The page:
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Going to College: Can I Afford to Do This?

Sticker shock can be a doozy. But you'll likely have a lot of resources at your disposal.
Dec. 13, 2019
Loans, Student Loans
Going to College: Can I Afford to Do This?
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College is expensive. That probably doesn’t surprise you, but neither should the idea that college is a worthwhile investment. Having a college degree typically means hundreds of thousands of dollars more in lifetime earnings. An advanced degree? More than $1 million.

If you’re nearing the end of high school or thinking about going back to get a degree, or if you have a child looking toward college, there’s probably one overarching question on your mind: Can I afford to do this?

Yes, you can.

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It’s all relative

You’re going to see a lot of numbers thrown at you about what you and your family are expected to pay. But you’re the only one who truly knows the real-life amount you can pay now (from your savings or your income) or pay later (by making use of student loans).

Find out those numbers and keep them in mind as you shop for your education. Here’s how to do it.

» MORE: Understanding the cost of college

Look past the sticker price

A college’s big sticker price might turn you off: $60,000 a year? But that’s not the real cost. What’s more important is the “net price.” That’s how much you owe after financial aid is factored in. If you compare net prices from a few different schools, you’ll see that public colleges are typically cheaper than private ones. But if you get enough financial aid, the cost could end up being similar.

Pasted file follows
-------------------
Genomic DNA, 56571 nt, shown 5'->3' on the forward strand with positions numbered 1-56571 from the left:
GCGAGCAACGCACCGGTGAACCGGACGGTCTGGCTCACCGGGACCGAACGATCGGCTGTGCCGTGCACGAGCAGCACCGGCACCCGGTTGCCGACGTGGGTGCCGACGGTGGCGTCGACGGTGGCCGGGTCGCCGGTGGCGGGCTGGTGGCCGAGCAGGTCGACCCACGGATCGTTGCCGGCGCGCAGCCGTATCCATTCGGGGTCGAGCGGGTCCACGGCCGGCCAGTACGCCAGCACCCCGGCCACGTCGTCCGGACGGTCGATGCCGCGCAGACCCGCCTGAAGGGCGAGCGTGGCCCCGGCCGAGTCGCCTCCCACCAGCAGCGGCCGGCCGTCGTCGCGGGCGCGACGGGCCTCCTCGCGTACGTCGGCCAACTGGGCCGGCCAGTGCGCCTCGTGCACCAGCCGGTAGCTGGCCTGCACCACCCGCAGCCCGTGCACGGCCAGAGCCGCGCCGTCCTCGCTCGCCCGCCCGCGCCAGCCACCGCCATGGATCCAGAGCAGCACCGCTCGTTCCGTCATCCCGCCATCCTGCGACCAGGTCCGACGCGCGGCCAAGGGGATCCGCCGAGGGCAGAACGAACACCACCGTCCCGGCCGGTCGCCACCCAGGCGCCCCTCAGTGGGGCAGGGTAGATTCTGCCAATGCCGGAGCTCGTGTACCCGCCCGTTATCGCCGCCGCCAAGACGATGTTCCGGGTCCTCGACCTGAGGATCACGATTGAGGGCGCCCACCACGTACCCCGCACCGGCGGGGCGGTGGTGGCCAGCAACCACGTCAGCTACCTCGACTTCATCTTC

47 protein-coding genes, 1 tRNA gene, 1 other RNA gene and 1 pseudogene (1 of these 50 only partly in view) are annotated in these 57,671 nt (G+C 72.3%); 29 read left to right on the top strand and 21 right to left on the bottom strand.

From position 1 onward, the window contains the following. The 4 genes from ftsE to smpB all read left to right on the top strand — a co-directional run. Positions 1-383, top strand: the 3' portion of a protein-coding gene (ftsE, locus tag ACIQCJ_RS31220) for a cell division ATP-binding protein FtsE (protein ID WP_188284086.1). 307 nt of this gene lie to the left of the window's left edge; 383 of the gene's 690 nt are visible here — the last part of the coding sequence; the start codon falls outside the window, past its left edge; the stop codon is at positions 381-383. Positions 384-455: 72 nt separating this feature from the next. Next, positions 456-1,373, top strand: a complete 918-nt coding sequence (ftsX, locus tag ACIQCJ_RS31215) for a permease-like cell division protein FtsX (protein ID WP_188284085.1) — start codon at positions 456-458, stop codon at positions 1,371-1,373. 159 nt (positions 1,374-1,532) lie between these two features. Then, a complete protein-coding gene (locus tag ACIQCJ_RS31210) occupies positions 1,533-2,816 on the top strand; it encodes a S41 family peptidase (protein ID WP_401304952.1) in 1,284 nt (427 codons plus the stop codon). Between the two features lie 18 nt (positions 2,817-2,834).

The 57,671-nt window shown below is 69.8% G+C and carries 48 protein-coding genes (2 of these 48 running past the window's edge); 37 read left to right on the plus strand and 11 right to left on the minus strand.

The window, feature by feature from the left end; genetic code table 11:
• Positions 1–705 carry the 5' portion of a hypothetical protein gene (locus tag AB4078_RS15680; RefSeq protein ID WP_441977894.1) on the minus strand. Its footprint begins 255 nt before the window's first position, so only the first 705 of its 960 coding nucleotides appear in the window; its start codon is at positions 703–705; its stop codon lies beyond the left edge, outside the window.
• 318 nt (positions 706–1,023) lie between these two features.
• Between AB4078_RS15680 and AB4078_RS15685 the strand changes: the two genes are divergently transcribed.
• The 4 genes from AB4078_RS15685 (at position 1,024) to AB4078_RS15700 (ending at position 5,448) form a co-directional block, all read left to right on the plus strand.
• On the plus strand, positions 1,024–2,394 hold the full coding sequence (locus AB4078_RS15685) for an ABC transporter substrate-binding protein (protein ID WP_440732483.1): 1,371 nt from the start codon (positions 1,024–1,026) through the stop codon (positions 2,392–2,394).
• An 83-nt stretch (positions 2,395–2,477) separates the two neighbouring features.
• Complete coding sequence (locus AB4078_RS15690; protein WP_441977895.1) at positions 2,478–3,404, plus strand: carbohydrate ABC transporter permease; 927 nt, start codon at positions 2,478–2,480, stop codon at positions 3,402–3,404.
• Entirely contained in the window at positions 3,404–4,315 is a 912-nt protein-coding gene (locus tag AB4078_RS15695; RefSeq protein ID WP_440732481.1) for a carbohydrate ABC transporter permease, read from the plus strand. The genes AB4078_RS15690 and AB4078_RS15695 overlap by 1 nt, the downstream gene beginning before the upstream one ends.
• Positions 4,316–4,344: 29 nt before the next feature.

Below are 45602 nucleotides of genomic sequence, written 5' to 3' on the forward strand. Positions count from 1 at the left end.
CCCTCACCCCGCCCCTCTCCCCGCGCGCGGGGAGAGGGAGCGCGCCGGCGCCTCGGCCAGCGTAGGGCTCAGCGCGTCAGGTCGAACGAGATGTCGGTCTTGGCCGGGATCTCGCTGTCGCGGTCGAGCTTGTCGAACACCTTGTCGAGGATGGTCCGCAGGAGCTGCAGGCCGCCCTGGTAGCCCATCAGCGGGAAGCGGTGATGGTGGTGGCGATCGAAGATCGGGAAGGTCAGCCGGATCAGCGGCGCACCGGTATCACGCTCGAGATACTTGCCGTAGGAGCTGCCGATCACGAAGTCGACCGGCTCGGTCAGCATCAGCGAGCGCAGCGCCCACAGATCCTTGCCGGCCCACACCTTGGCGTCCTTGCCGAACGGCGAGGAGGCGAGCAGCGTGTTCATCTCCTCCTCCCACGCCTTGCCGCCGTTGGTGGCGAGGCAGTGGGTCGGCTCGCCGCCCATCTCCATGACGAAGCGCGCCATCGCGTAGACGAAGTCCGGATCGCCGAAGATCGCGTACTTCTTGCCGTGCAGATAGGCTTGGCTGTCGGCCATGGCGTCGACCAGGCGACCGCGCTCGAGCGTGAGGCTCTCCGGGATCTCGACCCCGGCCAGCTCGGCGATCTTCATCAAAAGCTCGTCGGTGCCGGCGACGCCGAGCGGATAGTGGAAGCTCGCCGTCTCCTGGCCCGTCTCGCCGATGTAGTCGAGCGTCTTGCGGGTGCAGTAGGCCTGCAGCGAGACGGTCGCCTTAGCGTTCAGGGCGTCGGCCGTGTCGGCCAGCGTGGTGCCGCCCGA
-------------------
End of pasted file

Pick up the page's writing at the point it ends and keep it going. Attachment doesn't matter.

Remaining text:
You can find a net price calculator on every college’s website.

» MORE: How to use a net price calculator

Know your resources

Don’t start by assuming you have to cough up the full price out of pocket, or that you have to take out loans for the full price. Most people use a mix of financial resources to pay for school. This is the optimal order to follow:

If you have to borrow, take out federal loans first over private student loans. Federal loans have benefits private ones don’t, like income-driven repayment plans and loan forgiveness.

Does your major matter?

No one is saying you have to become a surgeon or study finance if you don’t want to, but we’d be lying if we said your college major won’t affect your lifetime earnings and your ability to repay debt.

Learn more about prospective majors and jobs using the U.S. Department of Labor’s Occupational Outlook Handbook. Then find median starting salaries using sites like or Glassdoor.

Once you have an idea of future earnings, your best bet is to aim for a student loan payment that will be “manageable.”

» MORE: Choosing a college major with loan debt in mind

Define what ‘manageable’ is

If you have to take on debt, your ultimate goal is to have a payment that won’t exceed 10% of your projected after-tax monthly income your first year out of school.

That’s a mouthful, so here’s what that actually looks like: If you earn $45,000 a year, your estimated monthly take-home is just over $2,500. That means you shouldn’t pay more than $250 a month toward student loans. At current rates, that would mean you could borrow $24,200 over four years of college.

Use our college affordability calculator to find out how much student debt is reasonable for you to repay, then revisit the net price calculator results.

You can afford this. Set reasonable expectations and redefine your dream school as the one that’s not a nightmare to pay for.

» MORE: How to afford college for your kid

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